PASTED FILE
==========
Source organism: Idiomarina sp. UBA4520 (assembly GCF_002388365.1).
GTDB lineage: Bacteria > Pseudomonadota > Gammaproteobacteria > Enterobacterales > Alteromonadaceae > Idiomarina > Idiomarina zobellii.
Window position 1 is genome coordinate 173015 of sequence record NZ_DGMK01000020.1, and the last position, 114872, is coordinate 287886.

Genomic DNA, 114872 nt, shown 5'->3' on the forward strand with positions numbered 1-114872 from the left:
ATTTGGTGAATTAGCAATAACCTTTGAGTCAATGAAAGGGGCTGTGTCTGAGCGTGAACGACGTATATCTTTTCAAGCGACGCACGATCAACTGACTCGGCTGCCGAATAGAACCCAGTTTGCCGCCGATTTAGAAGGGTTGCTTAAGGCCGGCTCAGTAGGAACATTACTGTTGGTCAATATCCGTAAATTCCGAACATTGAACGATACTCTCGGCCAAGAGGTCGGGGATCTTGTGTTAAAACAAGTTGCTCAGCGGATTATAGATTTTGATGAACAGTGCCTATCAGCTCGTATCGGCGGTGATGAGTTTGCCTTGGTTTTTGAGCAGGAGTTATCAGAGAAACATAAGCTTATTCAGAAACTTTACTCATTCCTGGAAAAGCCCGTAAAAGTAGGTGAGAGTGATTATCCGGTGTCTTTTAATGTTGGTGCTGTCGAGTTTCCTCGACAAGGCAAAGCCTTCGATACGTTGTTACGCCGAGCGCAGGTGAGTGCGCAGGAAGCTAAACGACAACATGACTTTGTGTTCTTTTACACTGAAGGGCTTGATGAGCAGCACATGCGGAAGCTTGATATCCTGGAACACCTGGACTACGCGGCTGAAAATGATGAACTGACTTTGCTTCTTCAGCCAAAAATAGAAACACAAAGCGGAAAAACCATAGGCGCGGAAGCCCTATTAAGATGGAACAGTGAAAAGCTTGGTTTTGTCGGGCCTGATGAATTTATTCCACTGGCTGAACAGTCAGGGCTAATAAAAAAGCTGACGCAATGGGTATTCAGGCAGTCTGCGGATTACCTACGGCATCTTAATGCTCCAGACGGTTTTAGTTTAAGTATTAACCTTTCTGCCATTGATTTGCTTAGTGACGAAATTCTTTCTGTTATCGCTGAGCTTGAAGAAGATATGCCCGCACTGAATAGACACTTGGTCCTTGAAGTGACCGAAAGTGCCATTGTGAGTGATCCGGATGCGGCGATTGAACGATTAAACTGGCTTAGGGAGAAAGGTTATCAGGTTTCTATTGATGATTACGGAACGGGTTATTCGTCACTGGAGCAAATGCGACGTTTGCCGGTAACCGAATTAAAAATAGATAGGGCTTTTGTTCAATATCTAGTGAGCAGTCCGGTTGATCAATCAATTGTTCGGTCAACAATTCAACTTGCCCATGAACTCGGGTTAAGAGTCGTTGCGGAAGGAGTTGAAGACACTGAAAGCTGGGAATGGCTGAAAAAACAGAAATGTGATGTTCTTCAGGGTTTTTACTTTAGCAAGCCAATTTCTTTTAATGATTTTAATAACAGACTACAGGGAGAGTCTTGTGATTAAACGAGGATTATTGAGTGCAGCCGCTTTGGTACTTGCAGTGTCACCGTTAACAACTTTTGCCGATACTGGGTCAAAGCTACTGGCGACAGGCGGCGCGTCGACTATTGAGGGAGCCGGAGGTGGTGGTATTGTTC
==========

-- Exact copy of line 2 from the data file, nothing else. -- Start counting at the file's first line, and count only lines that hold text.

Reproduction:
GTDB lineage: Bacteria > Pseudomonadota > Gammaproteobacteria > Enterobacterales > Alteromonadaceae > Idiomarina > Idiomarina zobellii.